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Egypt says it has new 'vision' for Ethiopia's damNew 'vision' won't affect Egypt's share of Nile water, says country's irrigation minister, as talks are planned to take place in Sudan later this month
Egypt's Irrigation Minister Hossam El-Moghazi told privately owned Mehwar channel that Egypt has a new "vision" regarding Ethiopia's planned Grand Renaissance Dam ahead of another round of talks in the Sudanese capital.
In a phone interview, El-Moghazi said the Egyptian delegation will head to Khartoum on 24 August for two days of discussions.
"Egypt has a new vision, that will not affect Egypt's water share, and we are expecting that the other party responds to it," said El-Moghazi.
Meanwhile, the minister said that Egyptian satellite images have revealed that construction has not yet begun on the part of the dam which will reserve the Nile's water.
The project has been a source of concern for the Egyptian government since May 2013, when images of the dam's construction stirred public anxiety about the possible effect on Egypt's potable water supply.
Ethiopia wants Sudan to host 3-way dam talks with Egypt
The Ethiopian government said Tuesday that it had proposed the third
week of August for holding tripartite talks with Sudan and Egypt to
discuss Ethiopia's multibillion-dollar hydroelectric Nile dam project,
suggesting that the meeting be held in Sudan.
"Sudan is a suitable venue for the resumption of tripartite talks
because it has hosted previous meetings successfully and has good
experience," Fekahmed Negash, director-general of boundary and
trans-boundary rivers at Ethiopia's Water Ministry, told Anadolu Agency.
Earlier this month, Cairo said it had offered to host tripartite talks in mid-July.
The invitation came after Egypt and Ethiopia agreed – on the
sidelines of last month's African summit in Equatorial Guinea – to
resume talks on the Ethiopian mega-dam, which Cairo fears will reduce
its traditional share of river water.
Ethiopia, however, rebuffed the invitation.
"Ethiopia cannot agree to Cairo's proposal because the issue needs
preparation," Negash said. "We sent our proposal to Egypt and Sudan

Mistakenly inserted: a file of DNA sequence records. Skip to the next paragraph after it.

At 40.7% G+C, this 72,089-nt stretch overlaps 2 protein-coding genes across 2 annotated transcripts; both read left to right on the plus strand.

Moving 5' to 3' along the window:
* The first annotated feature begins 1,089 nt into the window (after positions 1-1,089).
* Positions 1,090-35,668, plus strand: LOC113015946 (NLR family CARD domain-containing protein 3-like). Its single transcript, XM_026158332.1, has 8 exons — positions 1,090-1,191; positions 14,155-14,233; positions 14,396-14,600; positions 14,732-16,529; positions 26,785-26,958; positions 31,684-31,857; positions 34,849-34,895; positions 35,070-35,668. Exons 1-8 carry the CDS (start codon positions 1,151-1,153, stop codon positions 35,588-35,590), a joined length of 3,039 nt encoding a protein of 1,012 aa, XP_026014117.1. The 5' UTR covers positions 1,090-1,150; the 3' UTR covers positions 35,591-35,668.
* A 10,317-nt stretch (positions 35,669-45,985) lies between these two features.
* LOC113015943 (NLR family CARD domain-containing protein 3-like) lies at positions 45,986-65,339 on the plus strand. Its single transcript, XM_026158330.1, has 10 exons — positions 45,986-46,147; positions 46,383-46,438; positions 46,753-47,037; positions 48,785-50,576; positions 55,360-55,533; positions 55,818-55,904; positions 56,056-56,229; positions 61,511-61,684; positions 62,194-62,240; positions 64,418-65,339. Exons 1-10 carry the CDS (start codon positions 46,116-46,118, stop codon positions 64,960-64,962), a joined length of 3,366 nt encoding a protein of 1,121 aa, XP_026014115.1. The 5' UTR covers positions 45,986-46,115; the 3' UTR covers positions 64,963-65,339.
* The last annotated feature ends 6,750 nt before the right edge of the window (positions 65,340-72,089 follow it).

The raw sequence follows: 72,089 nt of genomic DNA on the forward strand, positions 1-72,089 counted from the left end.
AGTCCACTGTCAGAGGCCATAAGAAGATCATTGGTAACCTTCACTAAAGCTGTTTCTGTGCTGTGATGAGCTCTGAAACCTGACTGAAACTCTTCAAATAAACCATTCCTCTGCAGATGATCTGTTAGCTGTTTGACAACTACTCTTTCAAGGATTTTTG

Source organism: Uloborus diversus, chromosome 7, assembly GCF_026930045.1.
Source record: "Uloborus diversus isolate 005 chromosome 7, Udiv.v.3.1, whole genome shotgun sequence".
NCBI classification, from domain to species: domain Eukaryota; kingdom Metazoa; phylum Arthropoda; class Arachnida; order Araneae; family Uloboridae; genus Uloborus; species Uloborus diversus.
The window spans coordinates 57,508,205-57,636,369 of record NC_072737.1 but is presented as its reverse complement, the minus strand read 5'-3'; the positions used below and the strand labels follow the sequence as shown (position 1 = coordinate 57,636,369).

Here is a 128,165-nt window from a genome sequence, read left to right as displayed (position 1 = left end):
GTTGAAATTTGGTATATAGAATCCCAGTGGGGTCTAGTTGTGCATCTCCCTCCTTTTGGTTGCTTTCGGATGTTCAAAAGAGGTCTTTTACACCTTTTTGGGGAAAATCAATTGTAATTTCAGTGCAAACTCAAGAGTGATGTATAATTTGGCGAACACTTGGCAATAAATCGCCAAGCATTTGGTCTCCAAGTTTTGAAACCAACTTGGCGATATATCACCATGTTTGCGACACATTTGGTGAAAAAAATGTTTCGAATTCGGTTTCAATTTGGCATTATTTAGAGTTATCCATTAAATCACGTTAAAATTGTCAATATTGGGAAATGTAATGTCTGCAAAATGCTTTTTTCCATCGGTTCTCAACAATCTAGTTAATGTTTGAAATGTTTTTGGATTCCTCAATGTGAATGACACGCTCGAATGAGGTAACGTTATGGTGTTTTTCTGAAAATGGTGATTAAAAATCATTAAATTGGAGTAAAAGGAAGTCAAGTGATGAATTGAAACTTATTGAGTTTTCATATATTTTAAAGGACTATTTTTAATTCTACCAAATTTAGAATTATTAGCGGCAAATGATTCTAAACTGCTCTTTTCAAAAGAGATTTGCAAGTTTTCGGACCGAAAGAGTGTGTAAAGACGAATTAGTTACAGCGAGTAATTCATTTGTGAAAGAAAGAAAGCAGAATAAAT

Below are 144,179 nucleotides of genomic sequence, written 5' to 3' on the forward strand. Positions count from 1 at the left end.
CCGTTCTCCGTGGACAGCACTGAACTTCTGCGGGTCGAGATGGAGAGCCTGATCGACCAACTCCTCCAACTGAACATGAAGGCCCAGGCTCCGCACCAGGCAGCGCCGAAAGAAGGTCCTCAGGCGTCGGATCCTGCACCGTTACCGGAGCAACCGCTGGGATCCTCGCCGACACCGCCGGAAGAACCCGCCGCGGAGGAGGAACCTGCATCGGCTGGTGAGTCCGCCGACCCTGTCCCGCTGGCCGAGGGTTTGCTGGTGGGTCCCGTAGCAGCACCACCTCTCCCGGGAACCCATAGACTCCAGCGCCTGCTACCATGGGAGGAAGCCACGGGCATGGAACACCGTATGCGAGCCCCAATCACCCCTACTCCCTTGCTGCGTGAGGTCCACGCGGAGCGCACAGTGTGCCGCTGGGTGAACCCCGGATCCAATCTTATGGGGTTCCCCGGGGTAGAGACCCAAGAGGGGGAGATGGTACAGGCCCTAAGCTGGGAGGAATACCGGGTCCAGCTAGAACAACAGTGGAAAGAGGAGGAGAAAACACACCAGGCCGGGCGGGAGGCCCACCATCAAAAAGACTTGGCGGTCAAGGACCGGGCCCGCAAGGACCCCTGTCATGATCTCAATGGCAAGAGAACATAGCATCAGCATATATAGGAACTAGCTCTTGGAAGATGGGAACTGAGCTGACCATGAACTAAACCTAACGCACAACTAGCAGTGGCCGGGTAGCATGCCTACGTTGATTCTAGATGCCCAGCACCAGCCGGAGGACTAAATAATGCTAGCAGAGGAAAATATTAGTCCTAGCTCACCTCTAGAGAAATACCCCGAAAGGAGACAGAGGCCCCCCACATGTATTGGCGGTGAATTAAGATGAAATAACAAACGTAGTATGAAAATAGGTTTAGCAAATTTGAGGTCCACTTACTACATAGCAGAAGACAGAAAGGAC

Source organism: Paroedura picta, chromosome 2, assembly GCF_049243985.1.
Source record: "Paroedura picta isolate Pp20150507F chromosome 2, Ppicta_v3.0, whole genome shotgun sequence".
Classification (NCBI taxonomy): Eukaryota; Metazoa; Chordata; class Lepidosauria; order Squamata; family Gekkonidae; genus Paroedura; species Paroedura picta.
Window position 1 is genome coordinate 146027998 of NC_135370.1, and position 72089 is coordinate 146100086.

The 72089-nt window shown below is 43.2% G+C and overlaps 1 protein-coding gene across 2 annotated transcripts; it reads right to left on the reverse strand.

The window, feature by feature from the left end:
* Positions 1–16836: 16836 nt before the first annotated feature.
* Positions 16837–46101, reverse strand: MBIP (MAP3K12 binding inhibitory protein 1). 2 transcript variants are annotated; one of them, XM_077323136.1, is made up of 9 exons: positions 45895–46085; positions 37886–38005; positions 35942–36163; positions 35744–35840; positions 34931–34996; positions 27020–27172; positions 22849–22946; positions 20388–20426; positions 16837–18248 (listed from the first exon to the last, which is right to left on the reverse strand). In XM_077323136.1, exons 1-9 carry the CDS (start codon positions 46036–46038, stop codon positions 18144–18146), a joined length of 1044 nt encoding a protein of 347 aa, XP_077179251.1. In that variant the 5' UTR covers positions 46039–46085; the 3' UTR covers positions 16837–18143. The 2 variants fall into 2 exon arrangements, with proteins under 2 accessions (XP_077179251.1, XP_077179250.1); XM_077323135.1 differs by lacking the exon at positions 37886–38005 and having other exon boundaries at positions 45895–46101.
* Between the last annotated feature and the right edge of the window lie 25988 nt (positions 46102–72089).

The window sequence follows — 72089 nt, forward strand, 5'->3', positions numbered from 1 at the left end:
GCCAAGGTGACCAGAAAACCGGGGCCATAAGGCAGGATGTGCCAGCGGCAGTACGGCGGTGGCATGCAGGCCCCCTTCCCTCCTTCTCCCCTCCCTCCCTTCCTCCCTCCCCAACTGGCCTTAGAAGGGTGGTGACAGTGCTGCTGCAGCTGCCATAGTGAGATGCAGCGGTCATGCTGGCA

yesterday; we expect a positive response from both."
Ethiopia's Nile dam project signals its intention to become an African power
The 4x4 roars off, kicking up a cloud of dust. With one hand on the wheel, the other stifling a yawn, Semegnew Bekele could do this trip with his eyes shut. A construction engineer, he has driven down this track at every hour of the day or night over the past three years. "Ordinary people are building an extraordinary project," he says. He is referring to the Grand Ethiopian Renaissance dam (Gerd), in the north-west corner of the country close to the border with Sudan. Four hours away from the town of Assosa more than 8,500 workers and engineers are labouring on a massive project to harness the waters of the Blue Nile.
The site is closely guarded. Only officially authorised vehicles are allowed through the three checkpoints. As the kilometres flicker by, the din of the diggers becomes more audible. Then the gigantic site itself appears, with thousands of tonnes of aggregate piled up and smooth expanses of concrete lining the bottom of the Guba valley, ringed by arid hills. The hundreds of families belonging to the Gumuz indigenous people, who lived off fishing, have been moved to a location several tens of kilometres away, making room for a hydroelectric power station that will be the largest in Africa when it comes online in 2017. At present only a third of it has been built.
Bekele, who works for the Ethiopian Electric Power corporation, has already worked on two dam construction jobs, both on the river Omo in the south-west. He answers our questions with a flood of figures: the dam will be 1,780 metres long and 145 high, with a reservoir covering 1,874 sq km expected to contain 70bn cubic metres of water. Output from the 16 turbines will total 6,000MW. It will be sufficient to meet growing demand in Ethiopia, now Africa's second most populous country, where gross domestic product is estimated to have grown by 10.5% annually over the past five years.